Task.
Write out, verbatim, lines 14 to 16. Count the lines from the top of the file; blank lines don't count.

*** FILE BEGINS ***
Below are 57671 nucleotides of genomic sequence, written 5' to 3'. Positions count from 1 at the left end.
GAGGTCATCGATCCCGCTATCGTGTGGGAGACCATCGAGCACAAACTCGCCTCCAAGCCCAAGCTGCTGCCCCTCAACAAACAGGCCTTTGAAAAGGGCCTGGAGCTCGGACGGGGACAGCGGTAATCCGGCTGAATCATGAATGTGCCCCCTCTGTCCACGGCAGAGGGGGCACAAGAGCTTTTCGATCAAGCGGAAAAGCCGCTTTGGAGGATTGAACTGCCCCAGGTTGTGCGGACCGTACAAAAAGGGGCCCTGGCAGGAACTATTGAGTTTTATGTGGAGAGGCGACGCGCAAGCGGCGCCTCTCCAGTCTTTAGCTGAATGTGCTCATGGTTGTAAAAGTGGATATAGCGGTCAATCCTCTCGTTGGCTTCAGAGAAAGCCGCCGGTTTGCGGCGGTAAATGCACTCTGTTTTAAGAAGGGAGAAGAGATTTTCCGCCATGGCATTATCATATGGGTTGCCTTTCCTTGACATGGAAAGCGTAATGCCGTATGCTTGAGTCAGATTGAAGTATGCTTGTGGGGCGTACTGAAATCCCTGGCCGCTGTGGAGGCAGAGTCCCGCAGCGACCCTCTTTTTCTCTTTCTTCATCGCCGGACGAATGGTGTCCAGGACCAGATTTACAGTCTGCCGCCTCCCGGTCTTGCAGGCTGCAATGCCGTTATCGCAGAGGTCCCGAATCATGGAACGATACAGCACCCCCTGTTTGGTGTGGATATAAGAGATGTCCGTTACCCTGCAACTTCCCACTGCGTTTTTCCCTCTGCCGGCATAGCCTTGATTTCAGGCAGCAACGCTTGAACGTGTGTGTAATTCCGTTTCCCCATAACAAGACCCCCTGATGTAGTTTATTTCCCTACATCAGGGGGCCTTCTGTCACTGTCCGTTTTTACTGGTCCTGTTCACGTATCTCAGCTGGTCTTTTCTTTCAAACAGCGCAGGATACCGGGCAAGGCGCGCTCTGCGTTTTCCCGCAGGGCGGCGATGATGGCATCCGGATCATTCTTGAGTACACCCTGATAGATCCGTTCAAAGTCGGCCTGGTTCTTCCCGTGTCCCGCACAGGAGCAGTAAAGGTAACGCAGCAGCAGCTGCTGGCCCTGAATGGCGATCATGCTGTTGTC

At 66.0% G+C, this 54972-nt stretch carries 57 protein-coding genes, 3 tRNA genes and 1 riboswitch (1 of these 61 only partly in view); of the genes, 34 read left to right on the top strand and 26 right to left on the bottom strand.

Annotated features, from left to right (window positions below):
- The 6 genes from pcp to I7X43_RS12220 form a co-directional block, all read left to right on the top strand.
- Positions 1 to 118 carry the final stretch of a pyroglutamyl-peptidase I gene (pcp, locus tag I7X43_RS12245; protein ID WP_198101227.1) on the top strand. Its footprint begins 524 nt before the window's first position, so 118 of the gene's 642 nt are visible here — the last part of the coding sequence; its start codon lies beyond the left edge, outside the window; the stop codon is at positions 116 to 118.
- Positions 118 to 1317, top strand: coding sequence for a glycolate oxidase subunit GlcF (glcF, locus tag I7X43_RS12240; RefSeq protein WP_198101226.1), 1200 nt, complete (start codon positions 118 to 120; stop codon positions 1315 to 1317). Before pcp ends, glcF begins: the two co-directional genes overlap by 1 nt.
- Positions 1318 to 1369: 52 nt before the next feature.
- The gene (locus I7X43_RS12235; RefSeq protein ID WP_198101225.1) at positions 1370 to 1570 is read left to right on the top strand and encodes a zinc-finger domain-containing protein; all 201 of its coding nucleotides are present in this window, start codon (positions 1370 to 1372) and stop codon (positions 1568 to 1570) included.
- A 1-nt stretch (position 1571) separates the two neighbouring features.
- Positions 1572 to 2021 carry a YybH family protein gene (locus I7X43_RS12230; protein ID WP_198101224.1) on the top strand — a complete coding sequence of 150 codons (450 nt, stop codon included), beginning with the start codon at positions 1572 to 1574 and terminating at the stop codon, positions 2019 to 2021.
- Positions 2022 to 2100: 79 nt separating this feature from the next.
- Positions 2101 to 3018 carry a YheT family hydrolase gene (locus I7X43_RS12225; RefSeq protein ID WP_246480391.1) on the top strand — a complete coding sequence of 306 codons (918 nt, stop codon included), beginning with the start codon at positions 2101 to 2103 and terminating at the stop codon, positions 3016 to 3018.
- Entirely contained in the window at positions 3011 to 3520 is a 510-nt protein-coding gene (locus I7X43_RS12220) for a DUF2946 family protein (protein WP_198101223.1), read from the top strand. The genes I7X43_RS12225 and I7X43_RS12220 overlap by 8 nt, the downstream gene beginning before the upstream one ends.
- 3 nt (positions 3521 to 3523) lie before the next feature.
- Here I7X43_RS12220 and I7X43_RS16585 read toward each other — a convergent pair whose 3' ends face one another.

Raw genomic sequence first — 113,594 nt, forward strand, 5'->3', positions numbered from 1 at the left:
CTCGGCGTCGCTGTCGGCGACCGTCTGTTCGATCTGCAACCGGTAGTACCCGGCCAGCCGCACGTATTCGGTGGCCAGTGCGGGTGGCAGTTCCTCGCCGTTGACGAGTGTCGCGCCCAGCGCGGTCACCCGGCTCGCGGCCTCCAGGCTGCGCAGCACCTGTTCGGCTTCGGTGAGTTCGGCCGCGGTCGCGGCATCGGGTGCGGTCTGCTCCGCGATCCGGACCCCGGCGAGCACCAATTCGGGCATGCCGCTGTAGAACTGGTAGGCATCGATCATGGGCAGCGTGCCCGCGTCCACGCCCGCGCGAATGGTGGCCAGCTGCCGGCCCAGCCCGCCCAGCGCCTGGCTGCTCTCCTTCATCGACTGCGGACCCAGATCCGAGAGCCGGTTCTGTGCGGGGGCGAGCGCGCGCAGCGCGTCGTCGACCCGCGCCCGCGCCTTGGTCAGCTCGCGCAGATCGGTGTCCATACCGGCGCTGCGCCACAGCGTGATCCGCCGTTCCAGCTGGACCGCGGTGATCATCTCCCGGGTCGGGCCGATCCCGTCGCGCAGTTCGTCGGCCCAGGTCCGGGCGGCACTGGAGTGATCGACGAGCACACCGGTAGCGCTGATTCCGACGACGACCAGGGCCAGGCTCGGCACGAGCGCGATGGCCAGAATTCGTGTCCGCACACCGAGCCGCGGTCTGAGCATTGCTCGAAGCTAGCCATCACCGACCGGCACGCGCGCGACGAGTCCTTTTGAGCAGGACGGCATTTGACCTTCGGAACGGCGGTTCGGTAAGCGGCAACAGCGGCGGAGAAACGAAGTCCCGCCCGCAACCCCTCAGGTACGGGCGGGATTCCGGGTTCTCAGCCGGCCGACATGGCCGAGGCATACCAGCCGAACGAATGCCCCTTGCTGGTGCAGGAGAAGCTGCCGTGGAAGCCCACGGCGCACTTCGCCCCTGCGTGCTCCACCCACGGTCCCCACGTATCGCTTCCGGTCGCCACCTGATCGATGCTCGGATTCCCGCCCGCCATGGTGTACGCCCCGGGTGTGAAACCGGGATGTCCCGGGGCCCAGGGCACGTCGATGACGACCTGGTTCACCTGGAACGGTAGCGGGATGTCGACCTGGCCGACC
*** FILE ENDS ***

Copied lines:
- Entirely contained in the window at positions 3011 to 3520 is a 510-nt protein-coding gene (locus I7X43_RS12220) for a DUF2946 family protein (protein WP_198101223.1), read from the top strand. The genes I7X43_RS12225 and I7X43_RS12220 overlap by 8 nt, the downstream gene beginning before the upstream one ends.
- 3 nt (positions 3521 to 3523) lie before the next feature.
- Here I7X43_RS12220 and I7X43_RS16585 read toward each other — a convergent pair whose 3' ends face one another.